HOOKSETT — As of Wednesday night, the town of Hooksett has eliminated all single-stream recycling.
In response to concerns about the ballooning cost of recycling voiced by officials from the town’s Recycling and Transfer Station Advisory Committee, the Town Council voted unanimously on Wednesday to end single-stream recycling of mixed materials dropped off at the town transfer station.
The station will still recycle aluminum cans, tin cans and cardboard, but those materials must be dropped off at the transfer station and separated into respective piles.
According to Director of Public Works Earl Labonte, single-stream recycling costs the town $133 per ton compared to just $72 per ton to process trash.
The price increase of single-stream recycling is driven in large part by paper and plastic contamination standards set in 2017 by China, the world’s largest purchaser of recycled materials.
To adapt to the rising costs, Hooksett discontinued curbside pickup of single-stream recycling last year, a fact that Labonte cited when laying out the costs of the program for the council.
“We had a look at what it cost us to do single-stream recycling,” said Labonte. “Prior to the discontinuation of (curbside) single-stream recycling, it cost us $53,000 for what we processed from January to July. If we had processed it as trash only at the current price, we would have saved $13,000 in that six-month period.”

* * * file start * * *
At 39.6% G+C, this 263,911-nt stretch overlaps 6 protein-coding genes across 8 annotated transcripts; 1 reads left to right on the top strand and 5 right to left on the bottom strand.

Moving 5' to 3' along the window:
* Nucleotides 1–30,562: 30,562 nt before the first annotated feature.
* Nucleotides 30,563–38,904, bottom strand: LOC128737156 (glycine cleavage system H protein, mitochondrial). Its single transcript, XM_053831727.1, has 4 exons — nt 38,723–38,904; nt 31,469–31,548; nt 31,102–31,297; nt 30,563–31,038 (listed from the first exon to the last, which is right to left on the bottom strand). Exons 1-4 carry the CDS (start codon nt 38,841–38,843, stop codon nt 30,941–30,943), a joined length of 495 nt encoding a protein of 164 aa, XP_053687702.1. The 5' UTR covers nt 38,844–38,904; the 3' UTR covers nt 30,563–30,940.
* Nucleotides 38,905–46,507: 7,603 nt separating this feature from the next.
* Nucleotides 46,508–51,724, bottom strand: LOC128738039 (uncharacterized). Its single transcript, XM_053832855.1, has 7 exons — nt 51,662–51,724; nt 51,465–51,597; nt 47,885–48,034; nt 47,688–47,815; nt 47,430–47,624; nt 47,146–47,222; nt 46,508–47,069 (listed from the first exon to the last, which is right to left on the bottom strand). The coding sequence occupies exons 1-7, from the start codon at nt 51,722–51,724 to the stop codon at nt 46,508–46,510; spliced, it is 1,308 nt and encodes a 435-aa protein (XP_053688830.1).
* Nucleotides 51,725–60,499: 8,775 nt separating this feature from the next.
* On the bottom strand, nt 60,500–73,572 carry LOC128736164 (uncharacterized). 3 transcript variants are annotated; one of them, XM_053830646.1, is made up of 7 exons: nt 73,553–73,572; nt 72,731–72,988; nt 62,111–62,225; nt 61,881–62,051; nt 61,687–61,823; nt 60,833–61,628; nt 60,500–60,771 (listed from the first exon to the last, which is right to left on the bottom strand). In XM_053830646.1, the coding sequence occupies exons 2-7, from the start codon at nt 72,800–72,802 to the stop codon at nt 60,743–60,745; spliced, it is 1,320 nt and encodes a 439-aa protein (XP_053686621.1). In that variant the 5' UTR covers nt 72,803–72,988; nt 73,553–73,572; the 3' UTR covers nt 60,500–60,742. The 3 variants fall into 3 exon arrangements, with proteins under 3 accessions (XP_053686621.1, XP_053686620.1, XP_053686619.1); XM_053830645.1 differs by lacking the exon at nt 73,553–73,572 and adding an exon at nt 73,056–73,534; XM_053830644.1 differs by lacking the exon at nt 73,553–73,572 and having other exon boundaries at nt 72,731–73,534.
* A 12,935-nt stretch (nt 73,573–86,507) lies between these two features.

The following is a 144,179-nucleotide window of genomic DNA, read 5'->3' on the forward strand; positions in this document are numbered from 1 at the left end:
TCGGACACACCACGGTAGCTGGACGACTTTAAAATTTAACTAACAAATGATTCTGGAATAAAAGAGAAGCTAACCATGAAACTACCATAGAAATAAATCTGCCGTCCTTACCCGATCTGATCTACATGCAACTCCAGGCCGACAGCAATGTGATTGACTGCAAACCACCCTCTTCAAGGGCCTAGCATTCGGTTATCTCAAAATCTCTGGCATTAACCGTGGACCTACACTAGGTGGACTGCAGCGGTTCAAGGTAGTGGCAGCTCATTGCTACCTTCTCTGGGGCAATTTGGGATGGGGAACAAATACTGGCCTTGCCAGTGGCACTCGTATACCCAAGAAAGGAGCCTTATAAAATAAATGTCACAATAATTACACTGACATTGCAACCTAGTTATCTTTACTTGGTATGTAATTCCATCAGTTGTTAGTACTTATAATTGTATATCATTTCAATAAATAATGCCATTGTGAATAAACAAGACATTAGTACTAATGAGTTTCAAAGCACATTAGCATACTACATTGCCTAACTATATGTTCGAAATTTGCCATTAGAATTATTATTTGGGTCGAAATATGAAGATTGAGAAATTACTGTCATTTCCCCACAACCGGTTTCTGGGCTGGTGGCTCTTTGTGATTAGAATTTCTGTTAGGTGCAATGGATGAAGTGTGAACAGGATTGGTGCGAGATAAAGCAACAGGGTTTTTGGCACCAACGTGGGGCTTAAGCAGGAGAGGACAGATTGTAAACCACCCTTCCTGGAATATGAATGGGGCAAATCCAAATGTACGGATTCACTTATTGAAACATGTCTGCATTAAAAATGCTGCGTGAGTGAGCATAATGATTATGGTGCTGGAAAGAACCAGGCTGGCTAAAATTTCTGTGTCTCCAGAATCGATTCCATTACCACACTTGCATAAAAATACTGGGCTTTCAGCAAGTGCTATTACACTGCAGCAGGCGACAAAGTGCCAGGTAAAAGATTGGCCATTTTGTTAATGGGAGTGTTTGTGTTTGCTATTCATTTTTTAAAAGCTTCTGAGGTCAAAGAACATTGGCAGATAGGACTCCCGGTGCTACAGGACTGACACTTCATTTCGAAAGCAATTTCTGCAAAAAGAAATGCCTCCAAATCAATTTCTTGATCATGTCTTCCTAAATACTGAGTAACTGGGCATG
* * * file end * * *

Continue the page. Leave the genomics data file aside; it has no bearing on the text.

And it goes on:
Since the end of curbside pickup, Labonte stated that the town has processed 36 tons of single-stream recycling at a cost of $4,336. For reference, Labonte told the council that it would have cost just $2,285 to process the same amount as trash.
The sticker shock of the price difference took a few councilors by surprise.
“It’s doing the right thing,” said Councilor Robert Duhaime of single-stream recycling. “A cleaner, nicer environment and what we’re gonna hand our kids years from now. It’s a nice thing to do … but to double the price to do the right thing, well that’s a little hard to swallow.”
Councilor David Ross agreed, saying that single-stream recycling amounted to the town “throwing money away”, and adding that he had always thought it was a bad idea.
“Recycling only works with wood and metal products — nothing else. We create more damage to the environment by recycling it,” said Ross.
Labonte says the single-stream recycling bin will remain at the transfer station for residents who want to stay in the practice of dropping off their mixed recyclables, but he cautioned that all of the bin’s contents would be processed as trash.